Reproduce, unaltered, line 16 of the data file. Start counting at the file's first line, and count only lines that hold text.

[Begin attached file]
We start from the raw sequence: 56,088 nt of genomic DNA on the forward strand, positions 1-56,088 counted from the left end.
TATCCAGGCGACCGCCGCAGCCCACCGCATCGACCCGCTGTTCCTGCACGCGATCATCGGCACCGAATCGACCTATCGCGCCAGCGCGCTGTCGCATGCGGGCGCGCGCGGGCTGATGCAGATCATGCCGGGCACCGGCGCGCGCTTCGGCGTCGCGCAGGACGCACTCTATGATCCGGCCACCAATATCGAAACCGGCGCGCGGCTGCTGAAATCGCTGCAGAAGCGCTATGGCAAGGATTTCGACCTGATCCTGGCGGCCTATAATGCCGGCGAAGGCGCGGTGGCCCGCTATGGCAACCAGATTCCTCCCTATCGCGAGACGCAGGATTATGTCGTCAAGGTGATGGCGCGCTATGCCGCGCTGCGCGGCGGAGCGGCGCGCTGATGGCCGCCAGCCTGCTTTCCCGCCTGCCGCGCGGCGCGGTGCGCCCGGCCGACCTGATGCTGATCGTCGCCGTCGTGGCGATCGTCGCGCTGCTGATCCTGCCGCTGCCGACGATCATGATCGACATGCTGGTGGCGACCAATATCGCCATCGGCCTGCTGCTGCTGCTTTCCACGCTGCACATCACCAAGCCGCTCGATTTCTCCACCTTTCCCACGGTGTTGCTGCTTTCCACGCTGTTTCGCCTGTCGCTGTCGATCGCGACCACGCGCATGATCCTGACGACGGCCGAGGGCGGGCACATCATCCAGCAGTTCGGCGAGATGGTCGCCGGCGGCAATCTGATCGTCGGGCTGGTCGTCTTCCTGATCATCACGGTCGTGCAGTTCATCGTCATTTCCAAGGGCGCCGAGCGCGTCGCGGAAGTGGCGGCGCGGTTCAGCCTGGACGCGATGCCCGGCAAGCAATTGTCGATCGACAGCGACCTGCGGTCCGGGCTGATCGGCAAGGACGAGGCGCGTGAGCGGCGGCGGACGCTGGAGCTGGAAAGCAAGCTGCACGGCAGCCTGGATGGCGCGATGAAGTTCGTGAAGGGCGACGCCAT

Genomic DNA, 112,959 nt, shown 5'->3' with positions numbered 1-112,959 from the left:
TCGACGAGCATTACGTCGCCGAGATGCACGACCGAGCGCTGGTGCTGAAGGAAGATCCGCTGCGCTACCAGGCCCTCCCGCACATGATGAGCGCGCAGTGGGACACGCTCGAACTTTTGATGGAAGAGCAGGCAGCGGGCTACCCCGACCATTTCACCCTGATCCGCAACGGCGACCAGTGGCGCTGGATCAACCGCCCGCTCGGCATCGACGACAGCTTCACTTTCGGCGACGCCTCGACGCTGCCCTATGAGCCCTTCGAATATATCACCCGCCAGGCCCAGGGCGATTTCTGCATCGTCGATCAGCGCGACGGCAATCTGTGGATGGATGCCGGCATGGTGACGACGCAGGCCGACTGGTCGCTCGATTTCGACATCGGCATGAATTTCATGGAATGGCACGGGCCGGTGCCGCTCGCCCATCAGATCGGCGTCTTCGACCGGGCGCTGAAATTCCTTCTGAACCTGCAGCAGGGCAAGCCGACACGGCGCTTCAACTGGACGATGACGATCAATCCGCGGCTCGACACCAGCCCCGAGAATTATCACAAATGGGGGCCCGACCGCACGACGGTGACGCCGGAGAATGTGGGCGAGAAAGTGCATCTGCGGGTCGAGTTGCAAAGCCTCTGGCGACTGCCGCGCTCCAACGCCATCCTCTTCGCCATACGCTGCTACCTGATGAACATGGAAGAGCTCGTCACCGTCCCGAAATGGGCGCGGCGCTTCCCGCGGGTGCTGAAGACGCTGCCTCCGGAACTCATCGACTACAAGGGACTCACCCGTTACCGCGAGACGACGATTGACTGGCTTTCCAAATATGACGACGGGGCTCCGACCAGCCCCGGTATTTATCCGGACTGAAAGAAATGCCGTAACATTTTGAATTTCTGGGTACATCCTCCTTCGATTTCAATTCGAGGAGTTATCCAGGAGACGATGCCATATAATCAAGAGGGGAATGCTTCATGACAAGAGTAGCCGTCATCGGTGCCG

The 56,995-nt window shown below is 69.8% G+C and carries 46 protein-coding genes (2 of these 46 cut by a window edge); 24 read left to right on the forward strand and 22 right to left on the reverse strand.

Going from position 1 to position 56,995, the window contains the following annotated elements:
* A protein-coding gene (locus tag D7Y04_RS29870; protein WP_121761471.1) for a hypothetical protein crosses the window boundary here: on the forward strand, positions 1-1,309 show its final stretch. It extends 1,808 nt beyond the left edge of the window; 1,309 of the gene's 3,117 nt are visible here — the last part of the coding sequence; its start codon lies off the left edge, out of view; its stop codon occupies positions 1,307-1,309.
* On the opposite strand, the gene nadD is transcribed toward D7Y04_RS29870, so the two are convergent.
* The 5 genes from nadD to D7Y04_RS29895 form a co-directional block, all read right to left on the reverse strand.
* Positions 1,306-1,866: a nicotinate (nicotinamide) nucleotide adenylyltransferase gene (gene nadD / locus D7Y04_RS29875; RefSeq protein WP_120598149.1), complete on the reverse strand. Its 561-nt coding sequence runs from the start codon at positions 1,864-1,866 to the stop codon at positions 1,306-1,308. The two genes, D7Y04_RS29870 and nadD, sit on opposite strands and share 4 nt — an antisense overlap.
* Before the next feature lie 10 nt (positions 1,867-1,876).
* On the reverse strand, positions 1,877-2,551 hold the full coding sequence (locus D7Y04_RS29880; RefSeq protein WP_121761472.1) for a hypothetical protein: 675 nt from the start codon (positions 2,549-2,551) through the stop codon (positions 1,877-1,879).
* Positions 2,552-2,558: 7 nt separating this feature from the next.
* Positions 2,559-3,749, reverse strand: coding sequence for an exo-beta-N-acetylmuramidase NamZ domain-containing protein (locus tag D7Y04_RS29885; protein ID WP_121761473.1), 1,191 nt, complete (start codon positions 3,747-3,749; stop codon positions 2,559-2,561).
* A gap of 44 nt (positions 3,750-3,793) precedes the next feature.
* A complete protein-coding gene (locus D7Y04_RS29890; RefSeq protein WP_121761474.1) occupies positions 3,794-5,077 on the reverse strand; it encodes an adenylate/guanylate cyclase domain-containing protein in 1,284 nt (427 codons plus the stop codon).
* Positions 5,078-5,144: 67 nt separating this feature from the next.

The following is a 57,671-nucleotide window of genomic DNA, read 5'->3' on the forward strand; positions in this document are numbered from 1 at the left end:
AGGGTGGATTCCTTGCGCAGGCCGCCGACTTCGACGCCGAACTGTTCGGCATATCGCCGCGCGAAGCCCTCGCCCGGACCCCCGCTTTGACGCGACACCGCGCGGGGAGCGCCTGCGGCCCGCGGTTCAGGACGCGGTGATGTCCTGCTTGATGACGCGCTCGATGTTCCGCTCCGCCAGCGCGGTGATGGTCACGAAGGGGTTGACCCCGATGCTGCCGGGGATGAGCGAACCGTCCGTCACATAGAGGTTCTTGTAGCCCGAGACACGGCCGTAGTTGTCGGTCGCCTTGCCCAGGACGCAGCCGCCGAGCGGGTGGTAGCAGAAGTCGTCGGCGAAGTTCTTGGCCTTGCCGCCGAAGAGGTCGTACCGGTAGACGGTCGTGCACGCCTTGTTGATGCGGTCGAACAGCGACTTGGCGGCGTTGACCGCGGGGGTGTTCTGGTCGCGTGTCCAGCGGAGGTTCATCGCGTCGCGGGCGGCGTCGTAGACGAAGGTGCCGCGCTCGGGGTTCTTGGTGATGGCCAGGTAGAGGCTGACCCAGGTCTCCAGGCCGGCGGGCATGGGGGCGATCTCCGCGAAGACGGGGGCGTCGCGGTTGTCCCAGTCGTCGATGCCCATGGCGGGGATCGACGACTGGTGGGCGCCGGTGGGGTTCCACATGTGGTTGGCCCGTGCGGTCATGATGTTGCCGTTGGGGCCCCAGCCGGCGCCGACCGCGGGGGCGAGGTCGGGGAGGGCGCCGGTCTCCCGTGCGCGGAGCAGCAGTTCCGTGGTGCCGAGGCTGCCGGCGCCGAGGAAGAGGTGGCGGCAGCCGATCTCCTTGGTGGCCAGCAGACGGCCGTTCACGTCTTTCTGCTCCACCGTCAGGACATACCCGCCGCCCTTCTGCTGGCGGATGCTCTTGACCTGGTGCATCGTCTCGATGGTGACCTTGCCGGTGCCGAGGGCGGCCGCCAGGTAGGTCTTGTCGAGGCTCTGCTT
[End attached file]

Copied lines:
* A complete protein-coding gene (locus D7Y04_RS29890; RefSeq protein WP_121761474.1) occupies positions 3,794-5,077 on the reverse strand; it encodes an adenylate/guanylate cyclase domain-containing protein in 1,284 nt (427 codons plus the stop codon).